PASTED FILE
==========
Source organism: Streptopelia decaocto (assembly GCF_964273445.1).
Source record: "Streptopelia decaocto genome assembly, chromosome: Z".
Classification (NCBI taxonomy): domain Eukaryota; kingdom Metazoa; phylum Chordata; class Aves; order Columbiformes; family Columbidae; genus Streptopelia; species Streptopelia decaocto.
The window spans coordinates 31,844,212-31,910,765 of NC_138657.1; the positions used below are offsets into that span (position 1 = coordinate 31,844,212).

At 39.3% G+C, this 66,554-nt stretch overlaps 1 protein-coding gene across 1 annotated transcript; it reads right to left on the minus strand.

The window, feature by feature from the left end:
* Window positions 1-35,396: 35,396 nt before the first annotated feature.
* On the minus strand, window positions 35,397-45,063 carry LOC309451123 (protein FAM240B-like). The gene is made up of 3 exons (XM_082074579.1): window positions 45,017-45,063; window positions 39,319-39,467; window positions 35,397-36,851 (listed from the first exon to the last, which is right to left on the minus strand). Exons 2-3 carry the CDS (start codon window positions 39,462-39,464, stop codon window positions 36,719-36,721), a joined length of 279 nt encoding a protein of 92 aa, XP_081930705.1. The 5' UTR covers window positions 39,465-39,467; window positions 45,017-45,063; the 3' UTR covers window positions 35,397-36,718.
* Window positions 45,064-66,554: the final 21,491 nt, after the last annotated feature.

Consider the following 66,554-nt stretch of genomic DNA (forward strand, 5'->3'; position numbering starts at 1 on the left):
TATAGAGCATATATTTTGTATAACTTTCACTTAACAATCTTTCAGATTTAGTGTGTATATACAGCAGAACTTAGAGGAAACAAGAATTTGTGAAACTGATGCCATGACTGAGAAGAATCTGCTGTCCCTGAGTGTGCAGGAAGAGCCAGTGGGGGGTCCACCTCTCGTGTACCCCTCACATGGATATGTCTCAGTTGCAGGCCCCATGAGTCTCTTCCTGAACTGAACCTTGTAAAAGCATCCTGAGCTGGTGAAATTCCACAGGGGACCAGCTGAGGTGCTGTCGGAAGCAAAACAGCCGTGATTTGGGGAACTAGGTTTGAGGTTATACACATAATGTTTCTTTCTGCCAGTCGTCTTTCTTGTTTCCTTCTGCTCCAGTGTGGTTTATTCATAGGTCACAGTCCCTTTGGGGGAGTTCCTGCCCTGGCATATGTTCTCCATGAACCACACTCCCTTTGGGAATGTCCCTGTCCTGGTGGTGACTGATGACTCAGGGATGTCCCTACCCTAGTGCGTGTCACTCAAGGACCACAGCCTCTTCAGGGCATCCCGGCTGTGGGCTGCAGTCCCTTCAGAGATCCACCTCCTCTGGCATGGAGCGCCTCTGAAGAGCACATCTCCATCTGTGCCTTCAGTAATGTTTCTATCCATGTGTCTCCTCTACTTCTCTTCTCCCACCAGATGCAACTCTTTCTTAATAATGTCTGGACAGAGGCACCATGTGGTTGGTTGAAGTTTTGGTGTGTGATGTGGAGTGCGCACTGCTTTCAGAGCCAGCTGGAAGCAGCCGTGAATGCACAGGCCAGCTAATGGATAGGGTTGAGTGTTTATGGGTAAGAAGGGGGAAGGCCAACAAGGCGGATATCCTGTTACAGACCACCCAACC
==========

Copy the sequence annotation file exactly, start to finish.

Source organism: Streptopelia decaocto (assembly GCF_964273445.1).
Source record: "Streptopelia decaocto genome assembly, chromosome: Z".
Classification (NCBI taxonomy): domain Eukaryota; kingdom Metazoa; phylum Chordata; class Aves; order Columbiformes; family Columbidae; genus Streptopelia; species Streptopelia decaocto.
The window spans coordinates 31,844,212-31,910,765 of NC_138657.1; the positions used below are offsets into that span (position 1 = coordinate 31,844,212).

At 39.3% G+C, this 66,554-nt stretch overlaps 1 protein-coding gene across 1 annotated transcript; it reads right to left on the minus strand.

The window, feature by feature from the left end:
* Window positions 1-35,396: 35,396 nt before the first annotated feature.
* On the minus strand, window positions 35,397-45,063 carry LOC309451123 (protein FAM240B-like). The gene is made up of 3 exons (XM_082074579.1): window positions 45,017-45,063; window positions 39,319-39,467; window positions 35,397-36,851 (listed from the first exon to the last, which is right to left on the minus strand). Exons 2-3 carry the CDS (start codon window positions 39,462-39,464, stop codon window positions 36,719-36,721), a joined length of 279 nt encoding a protein of 92 aa, XP_081930705.1. The 5' UTR covers window positions 39,465-39,467; window positions 45,017-45,063; the 3' UTR covers window positions 35,397-36,718.
* Window positions 45,064-66,554: the final 21,491 nt, after the last annotated feature.

Consider the following 66,554-nt stretch of genomic DNA (forward strand, 5'->3'; position numbering starts at 1 on the left):
TATAGAGCATATATTTTGTATAACTTTCACTTAACAATCTTTCAGATTTAGTGTGTATATACAGCAGAACTTAGAGGAAACAAGAATTTGTGAAACTGATGCCATGACTGAGAAGAATCTGCTGTCCCTGAGTGTGCAGGAAGAGCCAGTGGGGGGTCCACCTCTCGTGTACCCCTCACATGGATATGTCTCAGTTGCAGGCCCCATGAGTCTCTTCCTGAACTGAACCTTGTAAAAGCATCCTGAGCTGGTGAAATTCCACAGGGGACCAGCTGAGGTGCTGTCGGAAGCAAAACAGCCGTGATTTGGGGAACTAGGTTTGAGGTTATACACATAATGTTTCTTTCTGCCAGTCGTCTTTCTTGTTTCCTTCTGCTCCAGTGTGGTTTATTCATAGGTCACAGTCCCTTTGGGGGAGTTCCTGCCCTGGCATATGTTCTCCATGAACCACACTCCCTTTGGGAATGTCCCTGTCCTGGTGGTGACTGATGACTCAGGGATGTCCCTACCCTAGTGCGTGTCACTCAAGGACCACAGCCTCTTCAGGGCATCCCGGCTGTGGGCTGCAGTCCCTTCAGAGATCCACCTCCTCTGGCATGGAGCGCCTCTGAAGAGCACATCTCCATCTGTGCCTTCAGTAATGTTTCTATCCATGTGTCTCCTCTACTTCTCTTCTCCCACCAGATGCAACTCTTTCTTAATAATGTCTGGACAGAGGCACCATGTGGTTGGTTGAAGTTTTGGTGTGTGATGTGGAGTGCGCACTGCTTTCAGAGCCAGCTGGAAGCAGCCGTGAATGCACAGGCCAGCTAATGGATAGGGTTGAGTGTTTATGGGTAAGAAGGGGGAAGGCCAACAAGGCGGATATCCTGTTACAGACCACCCAACC